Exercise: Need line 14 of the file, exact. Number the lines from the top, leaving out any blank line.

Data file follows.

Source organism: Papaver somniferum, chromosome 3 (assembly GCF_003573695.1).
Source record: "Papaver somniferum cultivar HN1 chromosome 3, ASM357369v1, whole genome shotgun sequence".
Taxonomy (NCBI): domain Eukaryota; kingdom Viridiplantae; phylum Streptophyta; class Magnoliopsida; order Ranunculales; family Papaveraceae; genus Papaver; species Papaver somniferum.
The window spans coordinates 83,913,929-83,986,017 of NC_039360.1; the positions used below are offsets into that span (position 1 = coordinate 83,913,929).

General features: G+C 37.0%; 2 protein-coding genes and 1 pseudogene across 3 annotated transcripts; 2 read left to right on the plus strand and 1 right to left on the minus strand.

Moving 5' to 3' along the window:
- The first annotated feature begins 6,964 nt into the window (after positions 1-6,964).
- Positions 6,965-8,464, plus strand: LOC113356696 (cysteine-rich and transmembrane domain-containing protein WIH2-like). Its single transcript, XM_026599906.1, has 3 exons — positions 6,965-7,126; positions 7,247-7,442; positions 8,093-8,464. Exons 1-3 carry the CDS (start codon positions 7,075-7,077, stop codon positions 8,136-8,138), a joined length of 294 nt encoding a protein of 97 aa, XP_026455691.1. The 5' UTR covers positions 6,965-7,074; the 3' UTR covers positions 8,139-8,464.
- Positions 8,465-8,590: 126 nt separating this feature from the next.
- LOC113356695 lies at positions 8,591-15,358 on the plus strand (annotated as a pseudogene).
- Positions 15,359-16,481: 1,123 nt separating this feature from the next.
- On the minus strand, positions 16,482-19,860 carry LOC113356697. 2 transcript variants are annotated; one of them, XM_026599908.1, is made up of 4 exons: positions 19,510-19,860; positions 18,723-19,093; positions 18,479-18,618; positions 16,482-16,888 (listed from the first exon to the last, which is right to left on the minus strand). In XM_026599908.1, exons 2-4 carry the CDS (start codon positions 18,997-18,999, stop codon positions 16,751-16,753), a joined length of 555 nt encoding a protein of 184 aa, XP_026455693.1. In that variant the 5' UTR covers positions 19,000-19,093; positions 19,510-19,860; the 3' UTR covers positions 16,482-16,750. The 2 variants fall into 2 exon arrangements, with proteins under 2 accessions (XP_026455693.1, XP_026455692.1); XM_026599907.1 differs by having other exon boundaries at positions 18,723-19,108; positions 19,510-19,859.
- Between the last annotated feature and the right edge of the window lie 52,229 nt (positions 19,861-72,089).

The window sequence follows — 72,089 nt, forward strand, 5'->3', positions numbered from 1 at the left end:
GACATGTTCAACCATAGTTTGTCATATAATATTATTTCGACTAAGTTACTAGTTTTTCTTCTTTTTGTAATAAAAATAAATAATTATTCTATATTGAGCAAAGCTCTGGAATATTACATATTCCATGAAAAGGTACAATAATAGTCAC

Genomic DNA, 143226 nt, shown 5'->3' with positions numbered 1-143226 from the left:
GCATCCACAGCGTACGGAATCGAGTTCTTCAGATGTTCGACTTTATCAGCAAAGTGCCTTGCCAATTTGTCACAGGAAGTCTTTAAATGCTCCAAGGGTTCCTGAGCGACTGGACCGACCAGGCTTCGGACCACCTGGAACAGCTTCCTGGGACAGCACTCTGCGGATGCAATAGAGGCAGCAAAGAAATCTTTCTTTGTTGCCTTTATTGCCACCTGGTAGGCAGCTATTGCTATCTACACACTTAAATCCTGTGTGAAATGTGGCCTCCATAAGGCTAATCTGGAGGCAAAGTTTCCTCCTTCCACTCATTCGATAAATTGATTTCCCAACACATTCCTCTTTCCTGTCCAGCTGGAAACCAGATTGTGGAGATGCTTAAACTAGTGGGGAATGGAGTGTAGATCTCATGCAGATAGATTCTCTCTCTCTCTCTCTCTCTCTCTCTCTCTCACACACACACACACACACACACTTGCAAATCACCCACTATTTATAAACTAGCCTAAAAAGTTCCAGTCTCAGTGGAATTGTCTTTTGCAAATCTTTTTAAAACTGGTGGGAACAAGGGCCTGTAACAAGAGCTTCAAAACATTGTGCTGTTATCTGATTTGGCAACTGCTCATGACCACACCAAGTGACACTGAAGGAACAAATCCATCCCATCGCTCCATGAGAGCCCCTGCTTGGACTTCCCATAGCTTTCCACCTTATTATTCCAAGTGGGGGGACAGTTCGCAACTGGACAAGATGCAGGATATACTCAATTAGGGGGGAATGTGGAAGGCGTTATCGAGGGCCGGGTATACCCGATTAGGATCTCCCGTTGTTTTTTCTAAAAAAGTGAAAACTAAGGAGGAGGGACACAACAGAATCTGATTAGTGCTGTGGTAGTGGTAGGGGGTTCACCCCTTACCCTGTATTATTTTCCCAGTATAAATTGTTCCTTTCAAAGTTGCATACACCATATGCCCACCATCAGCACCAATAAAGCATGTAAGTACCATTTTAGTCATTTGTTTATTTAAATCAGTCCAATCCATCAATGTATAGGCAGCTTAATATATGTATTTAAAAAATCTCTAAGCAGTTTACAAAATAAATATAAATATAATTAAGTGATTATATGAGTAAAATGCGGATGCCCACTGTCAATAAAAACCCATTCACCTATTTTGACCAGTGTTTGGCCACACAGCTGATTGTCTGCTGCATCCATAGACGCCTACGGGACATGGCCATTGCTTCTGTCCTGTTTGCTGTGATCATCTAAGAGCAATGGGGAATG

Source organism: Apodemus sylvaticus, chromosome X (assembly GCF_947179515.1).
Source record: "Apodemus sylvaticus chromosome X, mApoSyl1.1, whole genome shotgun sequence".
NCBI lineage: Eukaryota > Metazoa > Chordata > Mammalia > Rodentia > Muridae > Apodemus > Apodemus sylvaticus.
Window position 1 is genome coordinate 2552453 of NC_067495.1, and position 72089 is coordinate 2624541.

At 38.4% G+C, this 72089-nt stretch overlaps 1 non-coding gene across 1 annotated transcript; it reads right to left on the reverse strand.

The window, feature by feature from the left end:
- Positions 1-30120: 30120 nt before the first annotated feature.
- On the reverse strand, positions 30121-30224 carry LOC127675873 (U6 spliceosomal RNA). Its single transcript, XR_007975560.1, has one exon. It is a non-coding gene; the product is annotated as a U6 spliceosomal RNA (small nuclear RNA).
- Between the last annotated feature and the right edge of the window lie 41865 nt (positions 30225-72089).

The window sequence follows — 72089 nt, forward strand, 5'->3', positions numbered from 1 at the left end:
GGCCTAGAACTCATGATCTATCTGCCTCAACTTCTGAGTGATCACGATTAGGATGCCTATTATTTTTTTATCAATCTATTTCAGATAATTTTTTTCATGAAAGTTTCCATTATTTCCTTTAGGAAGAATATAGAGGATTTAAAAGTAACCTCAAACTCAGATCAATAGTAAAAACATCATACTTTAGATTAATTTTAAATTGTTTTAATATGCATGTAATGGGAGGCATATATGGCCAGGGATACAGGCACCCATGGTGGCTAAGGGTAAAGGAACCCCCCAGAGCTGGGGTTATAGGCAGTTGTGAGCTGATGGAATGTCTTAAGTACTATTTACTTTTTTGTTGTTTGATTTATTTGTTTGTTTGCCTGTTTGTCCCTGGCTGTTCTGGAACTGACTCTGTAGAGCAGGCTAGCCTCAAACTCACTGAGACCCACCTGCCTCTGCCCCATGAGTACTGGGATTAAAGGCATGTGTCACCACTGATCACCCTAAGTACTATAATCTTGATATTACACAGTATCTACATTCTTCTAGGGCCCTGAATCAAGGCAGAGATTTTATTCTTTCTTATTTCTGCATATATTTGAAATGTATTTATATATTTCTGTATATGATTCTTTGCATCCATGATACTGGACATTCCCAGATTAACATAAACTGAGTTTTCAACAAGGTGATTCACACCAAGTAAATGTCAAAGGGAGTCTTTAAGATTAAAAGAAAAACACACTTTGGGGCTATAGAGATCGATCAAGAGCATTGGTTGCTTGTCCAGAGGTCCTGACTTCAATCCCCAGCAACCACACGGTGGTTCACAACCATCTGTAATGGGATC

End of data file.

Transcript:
The window sequence follows — 72,089 nt, forward strand, 5'->3', positions numbered from 1 at the left end: